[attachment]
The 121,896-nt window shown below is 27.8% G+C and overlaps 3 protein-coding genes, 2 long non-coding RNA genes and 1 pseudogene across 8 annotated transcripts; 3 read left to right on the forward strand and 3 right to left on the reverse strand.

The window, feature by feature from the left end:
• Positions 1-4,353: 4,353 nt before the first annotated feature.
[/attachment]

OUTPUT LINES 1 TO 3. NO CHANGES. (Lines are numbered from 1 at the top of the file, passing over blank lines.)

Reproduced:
The 121,896-nt window shown below is 27.8% G+C and overlaps 3 protein-coding genes, 2 long non-coding RNA genes and 1 pseudogene across 8 annotated transcripts; 3 read left to right on the forward strand and 3 right to left on the reverse strand.

The window, feature by feature from the left end:
• Positions 1-4,353: 4,353 nt before the first annotated feature.